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INTERNATIONAL ORGANIZATION OF MASTERS, MATES & PILOTS, ILA, AFL-CIO, Petitioner v. NATIONAL LABOR RELATIONS BOARD, Respondent Sunrise Operations, LLC, Intervenor
Since 1981, the International Organization of Masters, Mates & Pilots, ILA, AFL-CIO (“the Union” or “IOM”), has been the lawful bargaining agent for the Licensed Deck Officers (“LDOs”) on four container ships that carry goods between ports in California and Hawaii. The LDOs are licensed by the Coast Guard and they include a master, first (or “chief”), second, and third officers (also called “mates”) on each of the four ships. For four decades, the Union has negotiated with a series of successor companies that have owned the vessels to reach collective bargaining agreements covering the LDOs. In 2015, The Pasha Group purchased the ships, and its wholly owned subsidiary, Sunrise Operations, LLC (“Sunrise”), now operates the vessels and is the most recent successor employer of the LDOs.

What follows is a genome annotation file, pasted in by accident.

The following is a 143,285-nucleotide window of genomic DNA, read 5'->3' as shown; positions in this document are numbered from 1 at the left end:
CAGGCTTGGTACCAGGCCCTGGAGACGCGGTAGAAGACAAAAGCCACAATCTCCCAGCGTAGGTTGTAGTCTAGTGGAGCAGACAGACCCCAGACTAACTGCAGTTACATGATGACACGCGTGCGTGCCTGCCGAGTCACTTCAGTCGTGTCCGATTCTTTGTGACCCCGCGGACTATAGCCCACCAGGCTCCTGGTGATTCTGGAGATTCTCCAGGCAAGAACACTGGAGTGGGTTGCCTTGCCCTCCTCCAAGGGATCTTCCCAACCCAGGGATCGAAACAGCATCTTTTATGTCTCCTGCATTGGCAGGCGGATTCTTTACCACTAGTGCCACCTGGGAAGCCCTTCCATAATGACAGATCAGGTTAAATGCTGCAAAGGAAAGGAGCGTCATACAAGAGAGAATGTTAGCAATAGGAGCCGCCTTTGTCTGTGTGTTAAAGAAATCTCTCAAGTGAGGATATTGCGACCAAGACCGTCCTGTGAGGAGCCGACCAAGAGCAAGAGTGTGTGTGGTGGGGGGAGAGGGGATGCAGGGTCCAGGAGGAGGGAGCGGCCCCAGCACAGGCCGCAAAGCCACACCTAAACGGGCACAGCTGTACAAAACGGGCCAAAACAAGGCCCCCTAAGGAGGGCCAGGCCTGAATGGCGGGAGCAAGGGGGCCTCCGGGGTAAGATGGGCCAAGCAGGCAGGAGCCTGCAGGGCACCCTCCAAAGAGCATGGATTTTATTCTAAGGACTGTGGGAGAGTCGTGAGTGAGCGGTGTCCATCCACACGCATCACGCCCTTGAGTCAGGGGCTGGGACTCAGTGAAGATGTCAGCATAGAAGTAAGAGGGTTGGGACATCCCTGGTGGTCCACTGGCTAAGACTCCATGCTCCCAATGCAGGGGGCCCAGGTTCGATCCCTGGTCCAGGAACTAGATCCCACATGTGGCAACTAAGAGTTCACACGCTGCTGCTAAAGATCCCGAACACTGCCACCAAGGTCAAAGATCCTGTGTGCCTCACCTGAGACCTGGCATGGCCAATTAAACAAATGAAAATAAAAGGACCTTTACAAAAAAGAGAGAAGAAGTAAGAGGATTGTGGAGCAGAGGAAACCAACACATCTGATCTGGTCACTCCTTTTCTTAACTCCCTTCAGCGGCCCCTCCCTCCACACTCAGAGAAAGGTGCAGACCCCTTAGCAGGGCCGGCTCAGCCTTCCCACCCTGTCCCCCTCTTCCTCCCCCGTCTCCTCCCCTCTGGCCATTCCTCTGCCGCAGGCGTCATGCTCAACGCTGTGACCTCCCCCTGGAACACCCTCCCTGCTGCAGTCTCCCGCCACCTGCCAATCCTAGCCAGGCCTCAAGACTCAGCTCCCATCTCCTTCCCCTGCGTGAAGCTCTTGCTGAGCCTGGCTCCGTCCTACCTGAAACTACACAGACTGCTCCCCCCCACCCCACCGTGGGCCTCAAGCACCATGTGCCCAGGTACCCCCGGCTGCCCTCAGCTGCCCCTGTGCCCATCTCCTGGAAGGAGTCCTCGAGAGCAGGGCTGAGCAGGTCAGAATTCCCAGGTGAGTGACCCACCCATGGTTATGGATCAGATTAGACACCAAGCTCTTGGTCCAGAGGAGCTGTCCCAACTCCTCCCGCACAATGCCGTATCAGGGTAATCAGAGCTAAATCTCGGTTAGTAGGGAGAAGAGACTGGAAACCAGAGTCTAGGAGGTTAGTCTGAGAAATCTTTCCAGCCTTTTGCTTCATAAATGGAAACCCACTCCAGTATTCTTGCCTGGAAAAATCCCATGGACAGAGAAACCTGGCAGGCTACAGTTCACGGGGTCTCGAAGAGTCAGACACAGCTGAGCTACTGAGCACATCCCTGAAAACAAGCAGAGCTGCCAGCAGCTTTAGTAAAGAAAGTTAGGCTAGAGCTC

In 2017 and 2018, the Union sought information from Sunrise regarding the LDOs on the four vessels. Sunrise refused to provide the information sought by the Union and then refused to participate in arbitration at the Union's headquarters in Maryland, as required by the parties’ collective bargaining agreement. The Union filed unfair labor practice (“ulp”) charges with the National Labor Relations Board (“Board” or “NLRB”). The Board's General Counsel then filed a complaint alleging that Sunrise had violated sections 8(a)(1) and 8(a)(5) of the National Labor Relations Act (“NLRA” or “Act”), 29 U.S.C. § 158(a)(1), (5), when it failed to provide information to the Union and declined to participate in arbitration proceedings in Maryland.